Plans for a large solar farm just north west of Katherine has reached another milestone with a sale agreement for any power it eventually generates.
But while the NT Government was today trumpeting the deal as the biggest solar project in the NT and that construction work would start within months, there is still no guarantee the project will ever go ahead.
Plans were revealed last year by Sydney-based Epuron to locate about 75 hectares of solar panels just five kilometres from the town.
Power from thousands of photovoltaic panels would feed into an upgraded sub-station here in Katherine and through the Darwin network to supply mainly Darwin customers with 25 megawatts of green power.
Katherine is known to have a world-class solar resource and lots of available flat land.
Epuron won NT development approval for the solar farm last year and have since partnered with UK company Island Green Power to form Katherine Solar.
Epuron already owns and operates solar power stations in the NT at Alice Springs, Yulara, Kalkarindji, Ti Tree and Lake Nash/Alpurrurulam.
Renewable projects like Katherine are costly to build and most often require Federal Government support to be built.
Epuron has missed several self-imposed deadlines along the path to actual construction and no actual date was set today.
A power purchase agreement between Jacana Energy and Katherine Solar Pty Ltd will enable the construction of the $40 million project, create over 100 jobs during construction and be the largest renewable energy generator in the NT, the government said today.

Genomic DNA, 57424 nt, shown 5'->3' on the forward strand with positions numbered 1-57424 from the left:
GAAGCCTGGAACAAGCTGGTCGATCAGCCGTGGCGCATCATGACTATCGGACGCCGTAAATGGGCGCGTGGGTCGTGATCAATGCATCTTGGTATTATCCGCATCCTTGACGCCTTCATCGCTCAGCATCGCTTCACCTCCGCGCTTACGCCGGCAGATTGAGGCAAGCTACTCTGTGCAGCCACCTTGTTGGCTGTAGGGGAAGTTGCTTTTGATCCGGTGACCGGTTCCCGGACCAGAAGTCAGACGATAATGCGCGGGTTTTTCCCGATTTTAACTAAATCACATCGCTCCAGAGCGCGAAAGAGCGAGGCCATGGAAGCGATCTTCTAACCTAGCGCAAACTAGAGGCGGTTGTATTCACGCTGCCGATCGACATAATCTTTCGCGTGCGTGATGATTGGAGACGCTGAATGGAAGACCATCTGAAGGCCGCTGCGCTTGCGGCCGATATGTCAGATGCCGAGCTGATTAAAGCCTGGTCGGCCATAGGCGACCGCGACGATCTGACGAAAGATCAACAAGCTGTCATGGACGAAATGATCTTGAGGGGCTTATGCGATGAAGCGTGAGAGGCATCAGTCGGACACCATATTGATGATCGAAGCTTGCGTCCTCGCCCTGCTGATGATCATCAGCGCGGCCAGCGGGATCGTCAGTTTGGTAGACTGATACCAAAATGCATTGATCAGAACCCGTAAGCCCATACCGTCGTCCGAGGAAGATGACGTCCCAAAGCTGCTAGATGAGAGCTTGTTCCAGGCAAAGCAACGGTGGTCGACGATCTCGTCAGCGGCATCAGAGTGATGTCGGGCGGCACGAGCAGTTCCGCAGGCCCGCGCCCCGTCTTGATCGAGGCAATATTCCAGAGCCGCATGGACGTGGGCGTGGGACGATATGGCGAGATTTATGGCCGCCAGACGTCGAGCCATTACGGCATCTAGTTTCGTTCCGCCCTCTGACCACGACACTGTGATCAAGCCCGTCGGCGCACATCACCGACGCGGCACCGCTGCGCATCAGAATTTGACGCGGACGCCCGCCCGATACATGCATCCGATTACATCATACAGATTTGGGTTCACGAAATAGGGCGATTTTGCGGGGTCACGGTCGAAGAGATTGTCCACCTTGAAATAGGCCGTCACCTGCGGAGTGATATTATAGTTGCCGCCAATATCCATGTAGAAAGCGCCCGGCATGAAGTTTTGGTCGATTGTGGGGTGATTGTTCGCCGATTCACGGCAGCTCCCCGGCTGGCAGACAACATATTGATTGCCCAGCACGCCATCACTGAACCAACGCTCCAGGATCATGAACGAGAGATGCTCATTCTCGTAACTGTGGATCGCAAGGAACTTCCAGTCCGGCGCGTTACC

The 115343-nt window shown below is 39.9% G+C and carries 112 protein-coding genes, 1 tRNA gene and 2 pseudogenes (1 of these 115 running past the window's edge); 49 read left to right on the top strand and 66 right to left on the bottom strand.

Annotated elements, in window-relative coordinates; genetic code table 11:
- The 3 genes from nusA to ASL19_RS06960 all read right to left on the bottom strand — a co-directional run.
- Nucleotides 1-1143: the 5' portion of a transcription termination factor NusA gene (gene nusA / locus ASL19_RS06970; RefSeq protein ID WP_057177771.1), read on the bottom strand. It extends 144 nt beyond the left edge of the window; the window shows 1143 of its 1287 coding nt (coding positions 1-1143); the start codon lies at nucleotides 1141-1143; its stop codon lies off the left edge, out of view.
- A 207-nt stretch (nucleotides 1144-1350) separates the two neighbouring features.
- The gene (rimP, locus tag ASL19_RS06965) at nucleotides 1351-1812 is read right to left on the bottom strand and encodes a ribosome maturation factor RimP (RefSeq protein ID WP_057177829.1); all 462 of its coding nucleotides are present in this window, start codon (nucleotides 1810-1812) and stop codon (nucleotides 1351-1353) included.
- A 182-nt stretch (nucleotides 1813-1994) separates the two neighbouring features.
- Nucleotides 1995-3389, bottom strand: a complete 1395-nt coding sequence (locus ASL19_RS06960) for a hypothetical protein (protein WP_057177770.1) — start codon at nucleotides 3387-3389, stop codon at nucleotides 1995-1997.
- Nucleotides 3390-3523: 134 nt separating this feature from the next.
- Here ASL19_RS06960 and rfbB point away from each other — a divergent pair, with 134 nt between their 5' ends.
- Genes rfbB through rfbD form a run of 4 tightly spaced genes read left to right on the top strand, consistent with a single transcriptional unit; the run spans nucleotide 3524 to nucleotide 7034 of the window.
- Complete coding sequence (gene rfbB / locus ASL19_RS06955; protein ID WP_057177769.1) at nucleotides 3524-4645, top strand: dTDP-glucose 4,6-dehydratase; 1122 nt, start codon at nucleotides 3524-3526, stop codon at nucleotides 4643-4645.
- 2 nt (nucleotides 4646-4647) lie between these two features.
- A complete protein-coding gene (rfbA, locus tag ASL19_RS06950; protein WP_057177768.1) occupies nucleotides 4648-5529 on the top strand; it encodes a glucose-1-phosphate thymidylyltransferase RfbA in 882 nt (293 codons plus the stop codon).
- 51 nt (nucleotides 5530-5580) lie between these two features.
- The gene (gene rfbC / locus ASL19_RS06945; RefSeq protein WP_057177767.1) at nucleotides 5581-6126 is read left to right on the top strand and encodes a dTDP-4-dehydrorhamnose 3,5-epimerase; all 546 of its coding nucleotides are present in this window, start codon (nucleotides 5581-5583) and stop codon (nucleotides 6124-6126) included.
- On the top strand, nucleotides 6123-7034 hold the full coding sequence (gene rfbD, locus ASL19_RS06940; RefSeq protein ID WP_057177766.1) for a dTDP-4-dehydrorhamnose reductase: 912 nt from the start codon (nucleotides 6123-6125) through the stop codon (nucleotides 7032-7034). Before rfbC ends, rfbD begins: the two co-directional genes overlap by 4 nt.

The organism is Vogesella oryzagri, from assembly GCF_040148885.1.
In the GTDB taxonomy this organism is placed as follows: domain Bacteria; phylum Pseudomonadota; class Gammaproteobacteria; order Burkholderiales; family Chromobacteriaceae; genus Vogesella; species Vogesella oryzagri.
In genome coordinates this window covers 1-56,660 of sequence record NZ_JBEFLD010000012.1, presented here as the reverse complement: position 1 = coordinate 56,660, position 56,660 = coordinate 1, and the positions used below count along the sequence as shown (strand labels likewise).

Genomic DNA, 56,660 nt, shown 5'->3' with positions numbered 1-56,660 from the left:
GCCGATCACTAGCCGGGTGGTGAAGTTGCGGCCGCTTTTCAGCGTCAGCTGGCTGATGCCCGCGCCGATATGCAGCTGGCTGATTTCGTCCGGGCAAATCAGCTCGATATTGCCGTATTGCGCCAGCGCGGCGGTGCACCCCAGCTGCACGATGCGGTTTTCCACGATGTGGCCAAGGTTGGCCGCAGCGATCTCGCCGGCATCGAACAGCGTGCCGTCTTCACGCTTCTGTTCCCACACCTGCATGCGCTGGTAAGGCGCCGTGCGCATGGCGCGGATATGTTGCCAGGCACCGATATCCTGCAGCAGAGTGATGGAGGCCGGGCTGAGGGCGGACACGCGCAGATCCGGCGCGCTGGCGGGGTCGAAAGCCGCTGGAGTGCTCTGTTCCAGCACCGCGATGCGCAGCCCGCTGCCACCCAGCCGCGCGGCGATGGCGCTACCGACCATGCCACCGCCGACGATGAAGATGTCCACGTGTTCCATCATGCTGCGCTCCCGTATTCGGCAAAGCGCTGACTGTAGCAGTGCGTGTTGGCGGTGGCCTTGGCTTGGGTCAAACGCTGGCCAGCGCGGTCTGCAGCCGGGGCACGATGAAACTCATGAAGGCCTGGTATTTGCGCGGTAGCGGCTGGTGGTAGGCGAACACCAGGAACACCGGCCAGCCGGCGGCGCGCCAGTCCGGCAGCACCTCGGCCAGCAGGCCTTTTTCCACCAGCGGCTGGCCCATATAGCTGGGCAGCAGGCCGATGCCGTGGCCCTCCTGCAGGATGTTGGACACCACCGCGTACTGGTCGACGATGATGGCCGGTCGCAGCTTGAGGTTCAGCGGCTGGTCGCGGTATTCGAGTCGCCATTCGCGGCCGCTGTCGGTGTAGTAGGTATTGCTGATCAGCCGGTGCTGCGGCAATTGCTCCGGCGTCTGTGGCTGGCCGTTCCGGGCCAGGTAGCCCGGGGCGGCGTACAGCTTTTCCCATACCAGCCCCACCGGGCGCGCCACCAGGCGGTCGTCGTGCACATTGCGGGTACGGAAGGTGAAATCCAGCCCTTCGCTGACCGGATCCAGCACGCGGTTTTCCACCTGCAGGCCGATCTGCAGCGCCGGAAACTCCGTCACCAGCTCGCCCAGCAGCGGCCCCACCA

Chief Minister Michael Gunner used the Katherine plans, which had already been approved last year, to claim the Katherine solar farm would help meet the government’s target of its 50 per cent renewables by 2030.
These reforms include a competitive wholesale electricity market consistent with recommendations made by the independent panel in the Roadmap to Renewables report.
The government has also promised to develop a Northern Territory Electricity Market over the next year.
Government will also begin consultation shortly on a review of supply and feed-in tariffs to encourage behind the meter energy storage for those with rooftop solar photovoltaics.
Governments can mandate the amount to be paid to owners for spare power they sell back into the grid.
This was also one of the recommendations made by the renewables panel to increase system reliability and enable Territorians to reduce their electricity costs during the most expensive times of the day.
The reforms aim to encourage cheaper renewables into the system, putting downward pressure on power prices.
The government also claimed the Katherine project would be the first of a number of large-scale solar projects proposed by investors.
Chief Minister Mr Gunner said: “Our election commitment of 50% renewables by 2030 is already paying dividends by creating local jobs in the growing renewable energy sector.
Epuron executive director Martin Poole said: “Epuron is pleased to be entering into an agreement to sell solar electricity to Jacana. We look forward to the Katherine solar project moving into construction in the coming months."
“The NT has great potential for solar energy, and it is exciting to see the Territory Government’s initiatives to enable investors to compete to generate the lowest cost solar power for the grid."
Solar experts say 25 megawatts could be enough power for the entire needs of about 4000 homes.
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